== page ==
Related: Online Reviews: How to Handle Them
Facebook is by far the most popular, with a user base of 2.32 billion, according to Zephoria Digital Marketing and based on Facebook’s own investor relations information. No matter how difficult it may be to get traction on your Facebook page, no nonprofit marketing plan is complete without a Facebook strategy.
Instead, do your best to post content that will engage your readers. Videos are the most popular and images still draw likes and comments better than text-only posts. Post images of your staff, photos from events, ask questions, and use the polls feature to maximize engagement.
Use your Facebook Insights to determine when the majority of your fans are active. You may be surprised — late evening may be better than during the work day, when many organizations still block Facebook. If you post when your readers are already online, you may be more likely to catch their eye.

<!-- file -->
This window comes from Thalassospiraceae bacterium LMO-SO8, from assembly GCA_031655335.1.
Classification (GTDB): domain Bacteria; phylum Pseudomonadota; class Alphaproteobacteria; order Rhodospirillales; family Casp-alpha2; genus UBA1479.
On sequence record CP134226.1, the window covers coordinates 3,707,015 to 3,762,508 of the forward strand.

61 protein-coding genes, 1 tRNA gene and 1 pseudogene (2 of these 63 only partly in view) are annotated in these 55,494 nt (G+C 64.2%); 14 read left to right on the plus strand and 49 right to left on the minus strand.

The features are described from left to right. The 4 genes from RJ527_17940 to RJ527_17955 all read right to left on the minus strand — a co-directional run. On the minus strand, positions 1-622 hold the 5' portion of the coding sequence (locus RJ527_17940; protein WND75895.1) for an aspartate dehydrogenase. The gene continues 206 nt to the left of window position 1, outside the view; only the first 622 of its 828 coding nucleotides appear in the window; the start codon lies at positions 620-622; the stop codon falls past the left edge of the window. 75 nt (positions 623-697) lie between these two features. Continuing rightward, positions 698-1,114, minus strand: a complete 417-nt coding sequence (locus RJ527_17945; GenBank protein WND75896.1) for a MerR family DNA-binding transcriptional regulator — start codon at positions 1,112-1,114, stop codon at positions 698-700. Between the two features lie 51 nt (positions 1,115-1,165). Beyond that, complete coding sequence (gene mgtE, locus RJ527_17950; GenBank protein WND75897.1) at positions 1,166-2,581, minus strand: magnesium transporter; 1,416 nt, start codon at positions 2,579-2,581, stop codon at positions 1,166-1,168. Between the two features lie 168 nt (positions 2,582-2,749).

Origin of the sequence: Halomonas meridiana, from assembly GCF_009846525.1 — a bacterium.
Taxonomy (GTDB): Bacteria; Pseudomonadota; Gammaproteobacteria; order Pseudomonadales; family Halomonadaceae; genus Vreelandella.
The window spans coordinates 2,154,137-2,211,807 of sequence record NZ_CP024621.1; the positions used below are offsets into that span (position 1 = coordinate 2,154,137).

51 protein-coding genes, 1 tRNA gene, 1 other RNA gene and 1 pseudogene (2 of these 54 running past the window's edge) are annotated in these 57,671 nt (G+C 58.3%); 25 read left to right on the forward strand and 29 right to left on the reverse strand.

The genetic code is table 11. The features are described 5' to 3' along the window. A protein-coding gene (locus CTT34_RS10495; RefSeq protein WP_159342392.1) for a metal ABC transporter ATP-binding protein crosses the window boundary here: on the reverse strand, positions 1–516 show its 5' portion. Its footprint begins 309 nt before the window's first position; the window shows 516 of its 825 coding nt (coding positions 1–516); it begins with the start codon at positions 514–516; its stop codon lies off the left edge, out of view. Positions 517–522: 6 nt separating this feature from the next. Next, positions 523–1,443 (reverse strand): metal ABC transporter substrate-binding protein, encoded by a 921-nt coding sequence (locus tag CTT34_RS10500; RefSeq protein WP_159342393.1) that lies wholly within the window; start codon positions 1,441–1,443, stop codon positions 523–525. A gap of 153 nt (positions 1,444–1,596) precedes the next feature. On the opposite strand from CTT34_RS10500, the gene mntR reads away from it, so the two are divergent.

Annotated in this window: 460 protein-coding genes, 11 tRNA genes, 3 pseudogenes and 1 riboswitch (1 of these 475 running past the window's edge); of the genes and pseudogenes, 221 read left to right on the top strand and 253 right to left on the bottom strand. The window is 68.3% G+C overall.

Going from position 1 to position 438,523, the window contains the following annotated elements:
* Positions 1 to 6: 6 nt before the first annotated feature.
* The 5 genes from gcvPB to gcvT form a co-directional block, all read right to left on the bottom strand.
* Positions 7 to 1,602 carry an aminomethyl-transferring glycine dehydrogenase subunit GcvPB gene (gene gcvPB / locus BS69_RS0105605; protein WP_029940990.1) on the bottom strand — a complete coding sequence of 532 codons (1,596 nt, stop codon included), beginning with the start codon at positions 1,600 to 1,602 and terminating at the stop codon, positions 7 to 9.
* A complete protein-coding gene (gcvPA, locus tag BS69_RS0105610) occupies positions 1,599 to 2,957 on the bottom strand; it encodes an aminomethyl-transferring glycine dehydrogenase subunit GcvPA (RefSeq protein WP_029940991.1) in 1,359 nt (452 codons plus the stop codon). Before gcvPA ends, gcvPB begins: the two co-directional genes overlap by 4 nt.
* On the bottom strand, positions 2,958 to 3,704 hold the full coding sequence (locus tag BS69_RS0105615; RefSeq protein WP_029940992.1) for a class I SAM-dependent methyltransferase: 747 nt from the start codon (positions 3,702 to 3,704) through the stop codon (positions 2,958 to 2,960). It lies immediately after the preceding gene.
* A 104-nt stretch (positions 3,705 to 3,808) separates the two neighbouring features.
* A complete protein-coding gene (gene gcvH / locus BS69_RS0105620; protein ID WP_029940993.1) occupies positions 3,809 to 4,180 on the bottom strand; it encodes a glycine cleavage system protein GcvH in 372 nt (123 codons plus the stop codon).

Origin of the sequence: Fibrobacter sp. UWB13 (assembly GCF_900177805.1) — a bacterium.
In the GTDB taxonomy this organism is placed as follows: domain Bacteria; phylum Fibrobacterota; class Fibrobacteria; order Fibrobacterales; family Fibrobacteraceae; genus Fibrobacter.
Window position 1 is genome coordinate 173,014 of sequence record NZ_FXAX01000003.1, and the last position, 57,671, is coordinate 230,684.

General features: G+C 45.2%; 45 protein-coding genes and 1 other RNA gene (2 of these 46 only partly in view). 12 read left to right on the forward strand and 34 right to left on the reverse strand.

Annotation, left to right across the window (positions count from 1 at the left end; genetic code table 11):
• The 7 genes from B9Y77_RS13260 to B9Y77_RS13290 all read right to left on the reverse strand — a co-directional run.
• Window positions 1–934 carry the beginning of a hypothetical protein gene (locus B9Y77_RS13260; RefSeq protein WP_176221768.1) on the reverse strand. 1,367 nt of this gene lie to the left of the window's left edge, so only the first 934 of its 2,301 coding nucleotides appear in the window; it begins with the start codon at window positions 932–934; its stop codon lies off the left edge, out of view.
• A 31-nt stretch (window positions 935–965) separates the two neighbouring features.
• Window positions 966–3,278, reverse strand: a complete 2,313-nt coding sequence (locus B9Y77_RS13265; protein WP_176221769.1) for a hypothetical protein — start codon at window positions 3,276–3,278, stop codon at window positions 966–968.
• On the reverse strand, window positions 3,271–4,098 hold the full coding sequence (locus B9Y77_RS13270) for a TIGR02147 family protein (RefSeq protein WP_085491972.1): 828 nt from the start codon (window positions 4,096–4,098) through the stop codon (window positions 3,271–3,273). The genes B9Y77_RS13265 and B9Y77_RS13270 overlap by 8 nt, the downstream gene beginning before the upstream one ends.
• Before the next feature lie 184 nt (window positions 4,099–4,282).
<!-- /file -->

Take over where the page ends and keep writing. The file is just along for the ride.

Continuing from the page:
Don’t rule out the possibility of a bit of advertising. Facebook’s targeting options are quite powerful and allow you to exclude and include groups based on interest, online behavior, and age. You do have to check a box certifying that you’re not using the age information to discriminate. Compared to other outlets, Facebook advertising is still relatively inexpensive and you have tight budget control.
Twitter is often the least-understood social platform and probably perceived as the most difficult to use. It’s true that it’s frequently the last priority for many nonprofits. However, if used well Twitter can be a valuable addition to your nonprofit marketing plan as you seek to build an audience of authentic supporters.
This screenshot shows two Twitter searches I’ve set up in Tweetdeck, one for the phrase nonprofit marketing, and the other for the hashtag #nonprofits. You can add as many columns and searches as you wish, which allows you to monitor the most relevant searches.
Time to Tweet